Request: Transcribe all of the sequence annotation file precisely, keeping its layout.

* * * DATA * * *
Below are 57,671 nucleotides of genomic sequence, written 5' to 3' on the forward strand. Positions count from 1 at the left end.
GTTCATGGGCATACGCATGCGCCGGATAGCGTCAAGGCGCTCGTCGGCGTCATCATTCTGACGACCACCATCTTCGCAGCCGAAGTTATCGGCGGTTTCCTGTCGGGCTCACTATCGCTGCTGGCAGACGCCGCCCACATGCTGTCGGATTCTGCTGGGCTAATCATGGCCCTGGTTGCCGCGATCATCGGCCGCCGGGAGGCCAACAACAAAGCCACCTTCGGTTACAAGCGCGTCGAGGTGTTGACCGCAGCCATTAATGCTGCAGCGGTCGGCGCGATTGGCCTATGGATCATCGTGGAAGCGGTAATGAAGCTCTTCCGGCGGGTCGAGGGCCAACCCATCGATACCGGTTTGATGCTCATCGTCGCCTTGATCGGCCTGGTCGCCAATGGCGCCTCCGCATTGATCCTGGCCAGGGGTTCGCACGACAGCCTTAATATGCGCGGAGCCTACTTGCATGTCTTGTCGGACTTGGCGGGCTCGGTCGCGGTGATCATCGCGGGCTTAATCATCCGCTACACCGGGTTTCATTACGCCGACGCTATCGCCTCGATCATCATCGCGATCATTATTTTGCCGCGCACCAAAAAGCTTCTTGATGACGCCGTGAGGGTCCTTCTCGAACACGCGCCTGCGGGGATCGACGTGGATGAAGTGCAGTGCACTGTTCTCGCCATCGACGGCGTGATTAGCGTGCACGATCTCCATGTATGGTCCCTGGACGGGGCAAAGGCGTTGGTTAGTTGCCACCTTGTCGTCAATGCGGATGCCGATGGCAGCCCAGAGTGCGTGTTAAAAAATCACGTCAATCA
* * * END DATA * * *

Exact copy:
Below are 57,671 nucleotides of genomic sequence, written 5' to 3' on the forward strand. Positions count from 1 at the left end.
GTTCATGGGCATACGCATGCGCCGGATAGCGTCAAGGCGCTCGTCGGCGTCATCATTCTGACGACCACCATCTTCGCAGCCGAAGTTATCGGCGGTTTCCTGTCGGGCTCACTATCGCTGCTGGCAGACGCCGCCCACATGCTGTCGGATTCTGCTGGGCTAATCATGGCCCTGGTTGCCGCGATCATCGGCCGCCGGGAGGCCAACAACAAAGCCACCTTCGGTTACAAGCGCGTCGAGGTGTTGACCGCAGCCATTAATGCTGCAGCGGTCGGCGCGATTGGCCTATGGATCATCGTGGAAGCGGTAATGAAGCTCTTCCGGCGGGTCGAGGGCCAACCCATCGATACCGGTTTGATGCTCATCGTCGCCTTGATCGGCCTGGTCGCCAATGGCGCCTCCGCATTGATCCTGGCCAGGGGTTCGCACGACAGCCTTAATATGCGCGGAGCCTACTTGCATGTCTTGTCGGACTTGGCGGGCTCGGTCGCGGTGATCATCGCGGGCTTAATCATCCGCTACACCGGGTTTCATTACGCCGACGCTATCGCCTCGATCATCATCGCGATCATTATTTTGCCGCGCACCAAAAAGCTTCTTGATGACGCCGTGAGGGTCCTTCTCGAACACGCGCCTGCGGGGATCGACGTGGATGAAGTGCAGTGCACTGTTCTCGCCATCGACGGCGTGATTAGCGTGCACGATCTCCATGTATGGTCCCTGGACGGGGCAAAGGCGTTGGTTAGTTGCCACCTTGTCGTCAATGCGGATGCCGATGGCAGCCCAGAGTGCGTGTTAAAAAATCACGTCAATCA